Over the past two years, Dr Sonal Anand, psychiatrist with Wockhardt Hospital, Mira Road, has received calls from patients with Obsessive Compulsive Disorder (OCD). What’s surprising though, is that most of the SOSes have been from previously recovered patients. “Although they were doing just fine, the Coronavirus outbreak led to a relapse. For many living with OCD-related fear of germs and other contaminants, the pandemic has exacerbated their panic and is leading to excessive precautions,” says Dr Anand.
The International OCD Foundation defines the condition as a mental health disorder that occurs when a person gets caught in a cycle of obsessions and compulsions. While obsessions refer to the intrusive thoughts that trigger distressing feelings, compulsions are behaviours an individual engages in, to get rid of the distress. According to the National Institute of Mental Health, OCD is caused principally by excessive activity in the amygdala, a walnut-sized structure at the base of the brain that processes fear, danger and the fight-or-flight response. New research shows that OCD symptoms have grown more severe for many people during the pandemic, and new diagnoses have increased. “In the new cases that I have seen, the symptoms are rather extreme. Due to excessive handwashing, patients have developed rashes. The symptoms, however, vary depending on the individuals. They can fall in the mild, moderate or extreme category,” she says. Dr Anand pegs the increase in cases since 2020 to 30 per cent.
Dr Milan Balakrishnan and Dr Sonal Anand
A Goa-based photographer, who did not wish to be identified for this article, says OCD may involve an obsession with cleanliness, but it’s not restricted to that alone. “It could be a near-constant fear of a break-in, or that the doors weren’t locked. It doesn’t matter how many times I check the door, the anxiety creeps back in.” The 23-year-old was diagnosed with a mild form of OCD in his teens. To mitigate the symptoms, he had created a daily regimen for himself that included exercising at the gym without fail. This, along with therapy, put him in a better place. According to research, exercise helps with the release of “growth factors,” which trigger neurons to make new connections. These new connections may help reduce symptoms. “There’s technically no cure for this [condition]. So, you have to find ways to channel the thoughts and break the loop. For me, gymming and socialising with friends had become outlets. But due to the lockdowns and temporary closure of gyms, the routine got upended, so I resorted to home workouts. It helped to an extent,” he says. His symptoms are triggered in stressful situations, which could be during an illness, high pressure at work, or at busy social gatherings.
While the photographer found a way to work around it, Dr Milan Balakrishnan, consultant psychiatrist at Masina Hospital, says convincing patients to seek treatment has become more challenging in the pandemic. “It’s almost like reality matched their fears. The COVID public service communication which says that we need to be extra careful to keep the virus at bay, is justifying their actions. Which is why symptoms linked to cleanliness were most prominent.” While all of us have experienced anxiety on some level in the pandemic, the distress was much higher for people with the condition. “Let’s say, a person with OCD would take 20 minutes for a shower earlier, that time had now increased to two hours. From washing hands five times in an hour, it became 20,” he shares. The effect of OCD often spills into the household, thinks Dr Anand. “If the principal member in the family, for example, the mother suffers from it, she may expect her children to wash their hands as often as her, and they in turn grow up thinking this is normal.”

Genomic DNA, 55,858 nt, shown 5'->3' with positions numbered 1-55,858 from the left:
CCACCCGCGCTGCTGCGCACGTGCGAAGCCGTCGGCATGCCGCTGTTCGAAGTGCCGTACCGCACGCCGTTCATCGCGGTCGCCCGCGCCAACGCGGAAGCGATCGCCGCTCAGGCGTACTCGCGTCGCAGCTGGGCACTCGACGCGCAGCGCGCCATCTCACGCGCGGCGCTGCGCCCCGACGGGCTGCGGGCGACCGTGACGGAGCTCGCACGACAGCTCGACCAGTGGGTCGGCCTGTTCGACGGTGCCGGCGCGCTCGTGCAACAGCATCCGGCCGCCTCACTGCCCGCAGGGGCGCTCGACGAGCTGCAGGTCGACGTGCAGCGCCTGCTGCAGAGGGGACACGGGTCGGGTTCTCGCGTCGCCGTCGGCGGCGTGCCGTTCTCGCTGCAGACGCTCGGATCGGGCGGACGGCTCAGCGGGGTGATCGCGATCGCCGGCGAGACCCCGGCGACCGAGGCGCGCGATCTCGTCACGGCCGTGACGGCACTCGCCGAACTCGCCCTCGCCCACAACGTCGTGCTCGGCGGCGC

It’s important to differentiate between obsessive-compulsive personality disorder (OCPD) and OCD, warn experts. The former is defined by strict orderliness, control, and perfectionism. “Someone with OCPD will likely try to stay in charge of the smallest details of their life. These âanal’ personality quirks aren’t the same thing as having a personality disorder. If this obsession starts interfering with your functioning and leads to irrational, repeated behaviour and uncontrollable thoughts, you may want to seek help,” she says. Treatment depends on the severity of the disease. In many cases, Cognitive Behavioural Therapy (CBT) remains the treatment of choice. It involves helping the patient explore alternative ways of thinking and challenging their beliefs through behavioural exercises. “For moderate to severe cases, medication helps. The good part is that now there are newer medications available in the market that are not habit-forming or sleep inducing and help straighten your thoughts.”
The Famous also obsess with cleanliness
Actor Deepika Padukone who was the first among the young crop of actors to open up about depression, spoke about her OCPD traits in an interview. “When I was in school, my friends’ parents would call me to sleep over for a girls’ night because they knew that the minute I come home, I will start cleaning their rooms making their lives easier. I am still that person. When I go to somebody’s vanity van, I start cleaning spaces around me.”
Actor Ajay Devgn is said to have an intense disgust for smelly fingers, which is why he doesn’t use his fingers to touch food. In an interview, he admitted that he even eats dal and roti with a knife and fork.
In an interview, former US President Donald Trump admitted to having “germ phobia” and that he washes his hands as many times a day as possible.